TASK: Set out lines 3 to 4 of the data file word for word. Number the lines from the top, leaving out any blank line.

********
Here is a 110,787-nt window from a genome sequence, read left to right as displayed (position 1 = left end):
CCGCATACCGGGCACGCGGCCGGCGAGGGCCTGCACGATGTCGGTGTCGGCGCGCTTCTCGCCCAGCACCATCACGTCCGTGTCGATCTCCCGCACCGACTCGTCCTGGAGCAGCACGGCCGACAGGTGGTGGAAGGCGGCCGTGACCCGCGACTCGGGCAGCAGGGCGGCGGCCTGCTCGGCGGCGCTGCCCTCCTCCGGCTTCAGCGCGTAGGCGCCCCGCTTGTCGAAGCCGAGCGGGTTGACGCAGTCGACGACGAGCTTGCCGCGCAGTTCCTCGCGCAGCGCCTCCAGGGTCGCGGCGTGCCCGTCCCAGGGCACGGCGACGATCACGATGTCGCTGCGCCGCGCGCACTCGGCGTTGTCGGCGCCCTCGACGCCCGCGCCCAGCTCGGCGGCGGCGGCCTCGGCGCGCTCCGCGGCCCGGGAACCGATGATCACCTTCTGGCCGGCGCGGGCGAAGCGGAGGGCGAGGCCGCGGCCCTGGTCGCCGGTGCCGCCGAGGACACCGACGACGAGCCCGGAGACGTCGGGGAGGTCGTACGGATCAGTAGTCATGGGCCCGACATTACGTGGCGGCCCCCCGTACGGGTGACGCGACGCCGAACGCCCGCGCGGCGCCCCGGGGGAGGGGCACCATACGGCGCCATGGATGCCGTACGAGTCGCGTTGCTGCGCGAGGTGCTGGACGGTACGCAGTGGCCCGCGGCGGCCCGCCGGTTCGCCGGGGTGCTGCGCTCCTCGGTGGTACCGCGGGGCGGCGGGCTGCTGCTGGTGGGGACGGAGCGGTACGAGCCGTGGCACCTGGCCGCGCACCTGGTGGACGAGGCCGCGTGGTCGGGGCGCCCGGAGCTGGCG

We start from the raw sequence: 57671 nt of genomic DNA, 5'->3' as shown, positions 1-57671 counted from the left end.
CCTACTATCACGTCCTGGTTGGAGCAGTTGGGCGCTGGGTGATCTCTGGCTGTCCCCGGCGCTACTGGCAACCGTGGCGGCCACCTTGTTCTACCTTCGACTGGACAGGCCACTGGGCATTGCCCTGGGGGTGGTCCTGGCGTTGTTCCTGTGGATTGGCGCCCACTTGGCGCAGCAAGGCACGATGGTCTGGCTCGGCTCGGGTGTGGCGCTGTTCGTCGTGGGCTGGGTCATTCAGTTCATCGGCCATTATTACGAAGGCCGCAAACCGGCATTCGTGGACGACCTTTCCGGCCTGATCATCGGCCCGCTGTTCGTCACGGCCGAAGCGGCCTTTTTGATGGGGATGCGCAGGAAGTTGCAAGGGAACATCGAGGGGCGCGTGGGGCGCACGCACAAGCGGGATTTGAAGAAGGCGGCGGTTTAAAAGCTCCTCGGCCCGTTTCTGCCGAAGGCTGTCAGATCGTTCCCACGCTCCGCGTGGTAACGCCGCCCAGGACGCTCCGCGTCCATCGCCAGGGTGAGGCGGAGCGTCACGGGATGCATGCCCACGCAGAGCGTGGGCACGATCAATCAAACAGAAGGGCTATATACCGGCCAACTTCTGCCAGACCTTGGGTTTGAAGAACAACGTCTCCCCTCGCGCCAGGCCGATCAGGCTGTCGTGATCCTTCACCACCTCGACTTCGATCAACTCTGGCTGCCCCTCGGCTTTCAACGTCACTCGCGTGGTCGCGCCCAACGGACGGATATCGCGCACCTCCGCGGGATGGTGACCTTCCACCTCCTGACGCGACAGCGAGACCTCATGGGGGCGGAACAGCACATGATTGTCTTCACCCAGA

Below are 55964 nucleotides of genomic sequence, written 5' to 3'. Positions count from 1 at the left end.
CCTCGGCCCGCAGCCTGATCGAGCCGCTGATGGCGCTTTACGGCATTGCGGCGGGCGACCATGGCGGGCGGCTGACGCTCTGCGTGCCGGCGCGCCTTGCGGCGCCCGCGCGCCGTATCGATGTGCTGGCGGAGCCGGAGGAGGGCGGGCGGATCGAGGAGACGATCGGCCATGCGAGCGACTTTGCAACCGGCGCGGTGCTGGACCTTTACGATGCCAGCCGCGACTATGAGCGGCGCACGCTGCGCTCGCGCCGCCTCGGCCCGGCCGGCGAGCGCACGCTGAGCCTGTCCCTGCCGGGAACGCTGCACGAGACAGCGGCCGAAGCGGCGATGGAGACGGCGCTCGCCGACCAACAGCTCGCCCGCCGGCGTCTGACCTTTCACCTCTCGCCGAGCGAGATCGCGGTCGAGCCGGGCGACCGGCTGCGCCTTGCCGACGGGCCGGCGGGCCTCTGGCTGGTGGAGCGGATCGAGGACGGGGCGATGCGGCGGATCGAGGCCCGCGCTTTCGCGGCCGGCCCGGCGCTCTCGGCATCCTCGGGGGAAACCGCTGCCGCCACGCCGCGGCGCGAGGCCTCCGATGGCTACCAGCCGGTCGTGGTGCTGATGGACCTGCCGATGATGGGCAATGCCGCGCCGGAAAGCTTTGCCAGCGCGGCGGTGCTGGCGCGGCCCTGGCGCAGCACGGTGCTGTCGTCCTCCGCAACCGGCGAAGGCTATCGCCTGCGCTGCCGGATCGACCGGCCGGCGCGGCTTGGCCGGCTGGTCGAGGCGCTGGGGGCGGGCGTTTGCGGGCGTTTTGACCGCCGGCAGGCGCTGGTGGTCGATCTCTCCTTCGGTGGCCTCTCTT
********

We start from the raw sequence: 57671 nt of genomic DNA, 5'->3' as shown, positions 1-57671 counted from the left end.
CCTACTATCACGTCCTGGTTGGAGCAGTTGGGCGCTGGGTGATCTCTGGCTGTCCCCGGCGCTACTGGCAACCGTGGCGGCCACCTTGTTCTACCTTCGACTGGACAGGCCACTGGGCATTGCCCTGGGGGTGGTCCTGGCGTTGTTCCTGTGGATTGGCGCCCACTTGGCGCAGCAAGGCACGATGGTCTGGCTCGGCTCGGGTGTGGCGCTGTTCGTCGTGGGCTGGGTCATTCAGTTCATCGGCCATTATTACGAAGGCCGCAAACCGGCATTCGTGGACGACCTTTCCGGCCTGATCATCGGCCCGCTGTTCGTCACGGCCGAAGCGGCCTTTTTGATGGGGATGCGCAGGAAGTTGCAAGGGAACATCGAGGGGCGCGTGGGGCGCACGCACAAGCGGGATTTGAAGAAGGCGGCGGTTTAAAAGCTCCTCGGCCCGTTTCTGCCGAAGGCTGTCAGATCGTTCCCACGCTCCGCGTGGTAACGCCGCCCAGGACGCTCCGCGTCCATCGCCAGGGTGAGGCGGAGCGTCACGGGATGCATGCCCACGCAGAGCGTGGGCACGATCAATCAAACAGAAGGGCTATATACCGGCCAACTTCTGCCAGACCTTGGGTTTGAAGAACAACGTCTCCCCTCGCGCCAGGCCGATCAGGCTGTCGTGATCCTTCACCACCTCGACTTCGATCAACTCTGGCTGCCCCTCGGCTTTCAACGTCACTCGCGTGGTCGCGCCCAACGGACGGATATCGCGCACCTCCGCGGGATGGTGACCTTCCACCTCCTGACGCGACAGCGAGACCTCATGGGGGCGGAACAGCACATGATTGTCTTCACCCAGA